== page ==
Probably more than any other profession, nursing has recognized that “learning by doing” is one of the most effective ways to learn. Historically, educating nurses was accomplished through highly structured apprenticeship models at training schools. Fortunately, we have moved away from that model, and nursing education is now appropriately situated in colleges and graduate schools. Yet we have not lost sight of the value of learning by doing, and largely thanks to the Internet, we now have at our disposal a variety of communication, visualization, and simulation technologies that provide students with authentic learning experiences that promote creativity, experimentation, and real-world problem solving.
So what is meant by authentic learning? Essentially, authentic learning is a process that focuses on real-world, complex problems and potential solutions, utilizing role-playing exercises, alternative thinking, case presentations, and participation in both virtual and real communities of practice. In nurse practitioner education, we see the trajectory of these types of experiences that start out in the classroom (while building on the past life experiences that students bring with them) and continue through seminars, labs, simulated exercises, and precepted clinical experiences. In particular, through simulation, interprofessional learning, and clinical rotations, students also learn about the more subtle, social, interpersonal, and unwritten ways of knowing about how members of a community of practice interact. Isolated facts and formulae that are learned out of a book or in a lecture begin to take on meaning and relevance as students learn what these tools can do for them, their practice, and their patients.
What are the results of such authentic learning in participatory cultures? According to
Jenkins et al., 2009, students who are immersed in authentic learning activities develop several kinds of “portable skills” that they otherwise may have difficulty developing on their own. These skills include:
- Jenkins H.
- Purushotma R.
- Weigel M.
- Clinton K.
- Robison A.
Confronting the challenges of participatory culture: Media education for the 21st century.
The MIT Press, Cambridge, MA2009
- Judgment: The ability to distinguish reliable from unreliable information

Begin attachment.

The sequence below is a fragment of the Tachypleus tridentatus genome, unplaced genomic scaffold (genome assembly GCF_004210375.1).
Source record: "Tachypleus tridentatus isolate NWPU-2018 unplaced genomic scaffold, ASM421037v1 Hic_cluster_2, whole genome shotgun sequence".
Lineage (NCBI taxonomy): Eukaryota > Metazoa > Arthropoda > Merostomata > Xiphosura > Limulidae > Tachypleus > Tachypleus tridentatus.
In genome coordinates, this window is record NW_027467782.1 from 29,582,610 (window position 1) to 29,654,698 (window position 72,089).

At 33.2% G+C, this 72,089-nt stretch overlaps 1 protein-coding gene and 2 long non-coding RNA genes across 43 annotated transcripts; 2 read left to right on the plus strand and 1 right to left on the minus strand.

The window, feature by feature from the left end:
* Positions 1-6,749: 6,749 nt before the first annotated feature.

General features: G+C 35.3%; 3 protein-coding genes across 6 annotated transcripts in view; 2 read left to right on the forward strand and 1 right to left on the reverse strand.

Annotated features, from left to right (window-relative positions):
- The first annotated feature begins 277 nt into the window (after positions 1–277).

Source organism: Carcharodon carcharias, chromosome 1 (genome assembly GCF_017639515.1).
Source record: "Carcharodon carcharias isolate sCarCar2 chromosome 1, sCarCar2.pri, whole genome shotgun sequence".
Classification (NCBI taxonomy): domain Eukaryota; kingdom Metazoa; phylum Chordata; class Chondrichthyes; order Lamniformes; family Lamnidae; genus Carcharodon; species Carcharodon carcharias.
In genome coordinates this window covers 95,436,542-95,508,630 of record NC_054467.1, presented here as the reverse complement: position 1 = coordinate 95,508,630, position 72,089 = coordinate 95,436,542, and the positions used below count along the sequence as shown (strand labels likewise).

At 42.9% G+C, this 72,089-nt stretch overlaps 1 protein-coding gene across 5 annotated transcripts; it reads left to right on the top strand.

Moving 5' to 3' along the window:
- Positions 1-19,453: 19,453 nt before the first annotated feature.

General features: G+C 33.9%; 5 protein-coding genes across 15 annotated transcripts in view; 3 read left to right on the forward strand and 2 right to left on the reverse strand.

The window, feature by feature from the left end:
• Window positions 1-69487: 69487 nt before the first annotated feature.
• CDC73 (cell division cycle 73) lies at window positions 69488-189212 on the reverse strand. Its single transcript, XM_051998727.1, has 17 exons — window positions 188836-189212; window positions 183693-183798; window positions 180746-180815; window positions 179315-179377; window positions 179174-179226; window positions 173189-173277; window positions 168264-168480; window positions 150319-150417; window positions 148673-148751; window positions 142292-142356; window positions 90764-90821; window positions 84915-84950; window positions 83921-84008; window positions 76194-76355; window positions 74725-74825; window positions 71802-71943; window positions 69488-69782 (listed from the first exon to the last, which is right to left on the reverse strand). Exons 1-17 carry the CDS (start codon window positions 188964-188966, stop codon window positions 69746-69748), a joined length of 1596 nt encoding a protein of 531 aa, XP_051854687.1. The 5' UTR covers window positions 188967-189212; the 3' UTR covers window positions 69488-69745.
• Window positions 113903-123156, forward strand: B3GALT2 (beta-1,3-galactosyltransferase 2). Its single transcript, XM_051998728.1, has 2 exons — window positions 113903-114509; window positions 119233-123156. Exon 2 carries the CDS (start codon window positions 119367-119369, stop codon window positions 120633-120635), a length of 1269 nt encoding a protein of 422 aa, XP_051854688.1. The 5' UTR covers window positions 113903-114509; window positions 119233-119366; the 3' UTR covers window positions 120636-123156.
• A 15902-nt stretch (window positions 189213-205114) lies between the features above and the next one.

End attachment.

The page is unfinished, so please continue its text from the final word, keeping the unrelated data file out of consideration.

- Patience: To hear alternative viewpoints
- Synthetic ability: To recognize relevant patterns in unfamiliar contexts
- Flexibility: To work across disciplinary and cultural boundaries to generate innovative solutions
Even with these new modes of teaching and learning, interestingly, there still seems to be a heavy reliance on traditional modes of education. Most of us as who are expert clinicians may also be faculty who have received little or no training in instruction, and many of us still tend to rely on our intuition and methods because we've “always done it that way.” The longer we are in the role, the further removed we become from the perspective of the novice. Traditional instruction may also be a preference of beginning students who want to see things as black and white, or right and wrong, rather than be challenged by uncertainty, ambiguity, and differing perspectives.
In sum, authentic learning exposes the “messiness” of real-life situations and challenges in the clinical arena. Such learning is not reserved just for health professional students but is a life-long process. In partnership with our clinical preceptors, the more we continue to expose our students to authentic interprofessional practice communities, the better they will be able analyze and participate in the type of complex decision making that will be required of them as leaders and professionals.
- Confronting the challenges of participatory culture: Media education for the 21st century.The MIT Press, Cambridge, MA2009 (Retrieved from)https://mitpress.mit.edu/sites/default/files/titles/free_download/9780262513623_Confronting_the_Challenges.pdf
Copyright © 2016 by the National Association of Pediatric Nurse Practitioners. Published by Elsevier Inc. All rights reserved.